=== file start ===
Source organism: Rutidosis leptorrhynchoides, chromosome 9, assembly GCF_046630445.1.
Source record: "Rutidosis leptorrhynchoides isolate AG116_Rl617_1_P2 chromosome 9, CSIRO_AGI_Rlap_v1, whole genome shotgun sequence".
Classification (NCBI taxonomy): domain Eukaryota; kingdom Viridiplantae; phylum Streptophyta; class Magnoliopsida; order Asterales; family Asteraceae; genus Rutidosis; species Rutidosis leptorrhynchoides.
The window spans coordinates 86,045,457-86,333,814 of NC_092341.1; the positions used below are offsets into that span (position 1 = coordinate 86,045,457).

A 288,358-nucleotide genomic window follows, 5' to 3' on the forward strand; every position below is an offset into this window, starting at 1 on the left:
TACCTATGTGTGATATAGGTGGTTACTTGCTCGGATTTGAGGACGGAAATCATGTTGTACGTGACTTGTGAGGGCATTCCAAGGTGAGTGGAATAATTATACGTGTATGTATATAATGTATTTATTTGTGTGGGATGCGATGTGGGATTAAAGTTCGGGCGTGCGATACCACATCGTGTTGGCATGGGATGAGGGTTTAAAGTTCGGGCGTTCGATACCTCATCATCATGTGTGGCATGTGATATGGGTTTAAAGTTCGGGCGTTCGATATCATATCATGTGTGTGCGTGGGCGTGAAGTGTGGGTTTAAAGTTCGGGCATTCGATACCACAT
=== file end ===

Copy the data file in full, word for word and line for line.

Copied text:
Source organism: Rutidosis leptorrhynchoides, chromosome 9, assembly GCF_046630445.1.
Source record: "Rutidosis leptorrhynchoides isolate AG116_Rl617_1_P2 chromosome 9, CSIRO_AGI_Rlap_v1, whole genome shotgun sequence".
Classification (NCBI taxonomy): domain Eukaryota; kingdom Viridiplantae; phylum Streptophyta; class Magnoliopsida; order Asterales; family Asteraceae; genus Rutidosis; species Rutidosis leptorrhynchoides.
The window spans coordinates 86,045,457-86,333,814 of NC_092341.1; the positions used below are offsets into that span (position 1 = coordinate 86,045,457).

A 288,358-nucleotide genomic window follows, 5' to 3' on the forward strand; every position below is an offset into this window, starting at 1 on the left:
TACCTATGTGTGATATAGGTGGTTACTTGCTCGGATTTGAGGACGGAAATCATGTTGTACGTGACTTGTGAGGGCATTCCAAGGTGAGTGGAATAATTATACGTGTATGTATATAATGTATTTATTTGTGTGGGATGCGATGTGGGATTAAAGTTCGGGCGTGCGATACCACATCGTGTTGGCATGGGATGAGGGTTTAAAGTTCGGGCGTTCGATACCTCATCATCATGTGTGGCATGTGATATGGGTTTAAAGTTCGGGCGTTCGATATCATATCATGTGTGTGCGTGGGCGTGAAGTGTGGGTTTAAAGTTCGGGCATTCGATACCACAT